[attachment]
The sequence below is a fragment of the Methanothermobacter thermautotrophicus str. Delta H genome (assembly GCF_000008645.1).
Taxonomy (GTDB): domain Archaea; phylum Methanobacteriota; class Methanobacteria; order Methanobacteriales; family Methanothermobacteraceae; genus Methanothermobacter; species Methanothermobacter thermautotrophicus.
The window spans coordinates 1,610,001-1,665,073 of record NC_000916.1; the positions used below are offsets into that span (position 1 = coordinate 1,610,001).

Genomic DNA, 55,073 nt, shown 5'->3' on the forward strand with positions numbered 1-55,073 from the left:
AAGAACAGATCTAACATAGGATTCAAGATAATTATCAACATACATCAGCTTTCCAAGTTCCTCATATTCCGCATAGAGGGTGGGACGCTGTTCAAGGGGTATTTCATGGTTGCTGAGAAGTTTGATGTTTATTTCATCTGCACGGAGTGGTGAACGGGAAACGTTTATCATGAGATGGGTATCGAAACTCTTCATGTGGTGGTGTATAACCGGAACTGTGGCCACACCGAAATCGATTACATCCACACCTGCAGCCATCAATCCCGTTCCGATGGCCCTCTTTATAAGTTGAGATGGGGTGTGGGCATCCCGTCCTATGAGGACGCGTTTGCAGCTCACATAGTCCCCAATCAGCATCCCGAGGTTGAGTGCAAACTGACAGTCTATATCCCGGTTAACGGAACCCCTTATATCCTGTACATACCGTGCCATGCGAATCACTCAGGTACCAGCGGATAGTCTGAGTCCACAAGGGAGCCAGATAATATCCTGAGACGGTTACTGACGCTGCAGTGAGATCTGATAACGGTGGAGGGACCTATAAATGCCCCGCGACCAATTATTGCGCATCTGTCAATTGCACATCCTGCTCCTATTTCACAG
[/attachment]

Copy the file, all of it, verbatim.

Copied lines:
The sequence below is a fragment of the Methanothermobacter thermautotrophicus str. Delta H genome (assembly GCF_000008645.1).
Taxonomy (GTDB): domain Archaea; phylum Methanobacteriota; class Methanobacteria; order Methanobacteriales; family Methanothermobacteraceae; genus Methanothermobacter; species Methanothermobacter thermautotrophicus.
The window spans coordinates 1,610,001-1,665,073 of record NC_000916.1; the positions used below are offsets into that span (position 1 = coordinate 1,610,001).

Genomic DNA, 55,073 nt, shown 5'->3' on the forward strand with positions numbered 1-55,073 from the left:
AAGAACAGATCTAACATAGGATTCAAGATAATTATCAACATACATCAGCTTTCCAAGTTCCTCATATTCCGCATAGAGGGTGGGACGCTGTTCAAGGGGTATTTCATGGTTGCTGAGAAGTTTGATGTTTATTTCATCTGCACGGAGTGGTGAACGGGAAACGTTTATCATGAGATGGGTATCGAAACTCTTCATGTGGTGGTGTATAACCGGAACTGTGGCCACACCGAAATCGATTACATCCACACCTGCAGCCATCAATCCCGTTCCGATGGCCCTCTTTATAAGTTGAGATGGGGTGTGGGCATCCCGTCCTATGAGGACGCGTTTGCAGCTCACATAGTCCCCAATCAGCATCCCGAGGTTGAGTGCAAACTGACAGTCTATATCCCGGTTAACGGAACCCCTTATATCCTGTACATACCGTGCCATGCGAATCACTCAGGTACCAGCGGATAGTCTGAGTCCACAAGGGAGCCAGATAATATCCTGAGACGGTTACTGACGCTGCAGTGAGATCTGATAACGGTGGAGGGACCTATAAATGCCCCGCGACCAATTATTGCGCATCTGTCAATTGCACATCCTGCTCCTATTTCACAG